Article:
Defensive driving
BAR NONE - Atty. Ian Vincent Manticajon (The Freeman) - July 23, 2019 - 12:00am

It was in 2011 when I was about to apply for the first time for a driver’s license that I came across the term defensive driving. To help me prepare for the written and practical exam administered by the LTO, I took the initiative to enroll in a driving school that has an outlet in a mall.

I availed of the basic driver's training package. It consisted of several sessions of pre-driving orientation and lectures and at least five hours of one-on-one hands-on training with an LTO- and TESDA-accredited driving instructor. I also bought a copy of the school’s driver’s manual book that was over 300 pages thick.

It was when I started driving that I realized how valuable the lessons were on defensive driving. Come to think of it; when you are behind the wheel, you are controlling a machine that has the power of 550-foot-pounds per second (horsepower) multiplied by at least 250 times.

In other words, you are in control of what potentially at any time can become a killing machine. For all the conveniences of modern transportation, motorized vehicles can end innocent lives and change a driver’s mundane life to a living hell – in an instant!

The tragic road accidents that happened in Cebu in the past few weeks show us that. Last Friday, July 19, eight schoolchildren were killed in Boljoon while on their way to a sports meet. The dump truck they were riding brushed against the mountain after its brakes failed. The reports didn’t mention the speed of the truck while on a downward slope – or if the driver tried engine braking (downshifting gears) to no avail.

Last Saturday dawn, three persons were killed, and at least five others were injured after a Toyota Fortuner driven by a 21-year-old rammed into a multicab along General Maxilom Avenue. On June 24, a collision between a multicab and a van along the national highway in the City of Naga killed two people and injured nine others. The driver of the multicab lost control of his vehicle, which caused it to swerve to the other lane and hit the van.

Had defensive driving been observed in these settings, the possibility of such accidents from happening would have been significantly reduced. The American National Standard Safe Practices for Motor Vehicle Operation and the American Society of Safety Engineers define defensive driving as “driving to save lives, time, and money, in spite of the conditions around you and the actions of others.”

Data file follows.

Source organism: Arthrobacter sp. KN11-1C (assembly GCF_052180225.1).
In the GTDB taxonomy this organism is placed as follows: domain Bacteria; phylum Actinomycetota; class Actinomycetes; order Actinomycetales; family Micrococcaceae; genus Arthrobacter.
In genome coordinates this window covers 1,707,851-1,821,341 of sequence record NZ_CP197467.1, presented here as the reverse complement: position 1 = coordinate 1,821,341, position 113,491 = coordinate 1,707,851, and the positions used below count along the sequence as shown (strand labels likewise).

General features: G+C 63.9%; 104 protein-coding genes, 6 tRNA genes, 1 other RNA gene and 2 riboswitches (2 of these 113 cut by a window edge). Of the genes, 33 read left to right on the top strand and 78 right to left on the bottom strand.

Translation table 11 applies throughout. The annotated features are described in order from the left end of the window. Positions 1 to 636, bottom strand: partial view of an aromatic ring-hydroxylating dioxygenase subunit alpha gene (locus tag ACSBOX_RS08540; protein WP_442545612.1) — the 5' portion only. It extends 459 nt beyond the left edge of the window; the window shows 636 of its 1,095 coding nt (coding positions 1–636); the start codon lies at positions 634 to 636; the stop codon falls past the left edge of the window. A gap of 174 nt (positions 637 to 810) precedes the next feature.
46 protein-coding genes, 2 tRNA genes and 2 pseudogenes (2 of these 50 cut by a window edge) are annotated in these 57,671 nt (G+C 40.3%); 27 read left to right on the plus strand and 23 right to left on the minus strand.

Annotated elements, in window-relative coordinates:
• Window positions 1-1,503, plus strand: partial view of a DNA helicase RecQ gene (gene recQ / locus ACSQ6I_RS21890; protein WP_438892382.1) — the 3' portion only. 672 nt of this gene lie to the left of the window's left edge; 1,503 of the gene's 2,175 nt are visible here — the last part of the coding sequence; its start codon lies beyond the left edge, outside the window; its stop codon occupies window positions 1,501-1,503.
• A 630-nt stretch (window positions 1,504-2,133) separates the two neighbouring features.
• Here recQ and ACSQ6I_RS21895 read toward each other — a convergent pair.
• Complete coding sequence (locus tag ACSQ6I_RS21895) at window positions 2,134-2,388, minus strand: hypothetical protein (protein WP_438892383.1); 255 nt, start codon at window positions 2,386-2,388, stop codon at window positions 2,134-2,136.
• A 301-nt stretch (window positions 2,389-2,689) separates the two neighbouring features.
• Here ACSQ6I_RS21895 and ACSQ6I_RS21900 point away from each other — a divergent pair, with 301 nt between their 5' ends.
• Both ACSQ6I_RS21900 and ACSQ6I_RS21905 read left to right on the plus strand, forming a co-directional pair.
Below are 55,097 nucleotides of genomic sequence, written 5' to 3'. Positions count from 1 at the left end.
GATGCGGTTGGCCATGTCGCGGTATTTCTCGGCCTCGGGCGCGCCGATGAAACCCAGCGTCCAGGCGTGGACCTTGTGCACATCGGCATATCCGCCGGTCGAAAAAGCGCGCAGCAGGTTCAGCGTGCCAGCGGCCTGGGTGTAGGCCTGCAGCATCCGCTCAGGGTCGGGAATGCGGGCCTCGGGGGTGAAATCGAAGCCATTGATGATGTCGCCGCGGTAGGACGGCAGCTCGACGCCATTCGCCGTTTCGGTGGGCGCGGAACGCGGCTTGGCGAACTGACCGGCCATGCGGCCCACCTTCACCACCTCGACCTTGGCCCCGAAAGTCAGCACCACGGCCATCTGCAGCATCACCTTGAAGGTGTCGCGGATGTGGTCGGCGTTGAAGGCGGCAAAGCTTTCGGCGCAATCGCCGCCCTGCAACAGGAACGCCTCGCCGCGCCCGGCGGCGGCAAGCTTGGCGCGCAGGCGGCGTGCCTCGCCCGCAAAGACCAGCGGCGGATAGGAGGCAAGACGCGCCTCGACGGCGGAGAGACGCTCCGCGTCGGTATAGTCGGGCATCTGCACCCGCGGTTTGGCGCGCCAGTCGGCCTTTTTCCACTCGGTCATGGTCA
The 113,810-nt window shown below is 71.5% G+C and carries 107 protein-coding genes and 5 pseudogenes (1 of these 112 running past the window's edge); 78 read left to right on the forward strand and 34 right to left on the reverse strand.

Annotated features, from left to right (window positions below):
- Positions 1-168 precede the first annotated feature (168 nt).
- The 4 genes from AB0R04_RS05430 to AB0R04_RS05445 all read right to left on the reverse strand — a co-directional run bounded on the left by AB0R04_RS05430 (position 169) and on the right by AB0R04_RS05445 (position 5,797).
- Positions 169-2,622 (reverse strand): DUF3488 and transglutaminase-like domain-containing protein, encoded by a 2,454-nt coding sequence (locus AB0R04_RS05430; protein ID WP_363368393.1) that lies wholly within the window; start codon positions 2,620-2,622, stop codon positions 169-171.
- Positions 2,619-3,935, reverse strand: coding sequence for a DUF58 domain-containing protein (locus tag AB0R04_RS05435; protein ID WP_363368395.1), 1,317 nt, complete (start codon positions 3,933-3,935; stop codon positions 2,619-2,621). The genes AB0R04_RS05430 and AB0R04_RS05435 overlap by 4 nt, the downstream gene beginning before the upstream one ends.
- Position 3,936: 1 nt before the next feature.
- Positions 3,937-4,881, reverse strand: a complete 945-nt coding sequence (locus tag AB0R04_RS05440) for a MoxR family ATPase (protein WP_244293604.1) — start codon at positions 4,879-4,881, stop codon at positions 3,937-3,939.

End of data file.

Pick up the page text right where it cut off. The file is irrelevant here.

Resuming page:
Defensive driving allows the driver time and space to adjust to the lack of skill or reckless actions of other road users, including pedestrians. It also allows the driver to adjust to the physical features of the road, such as slippery roads and downward slopes, to promptly react in the event of a mechanical failure.

But how many of our drivers in the country practice defensive driving? I suspect that most drivers may not even be aware of this principle in driving.

How many drivers make allowances for the mistakes of other drivers? How many drivers assess the road conditions and try to anticipate whatever danger may arise in every blind spot and other accident-prone sections?

How many drivers are aware of the 4-second gap method (or 2-second gap depending on the road condition) in observing the proper distance between their vehicle and the one ahead? How about the four requirements in overtaking a vehicle?

Sadly, many drivers merely know how to operate a vehicle but are ignorant about driving a vehicle in the textbook sense, more so about defensive driving.

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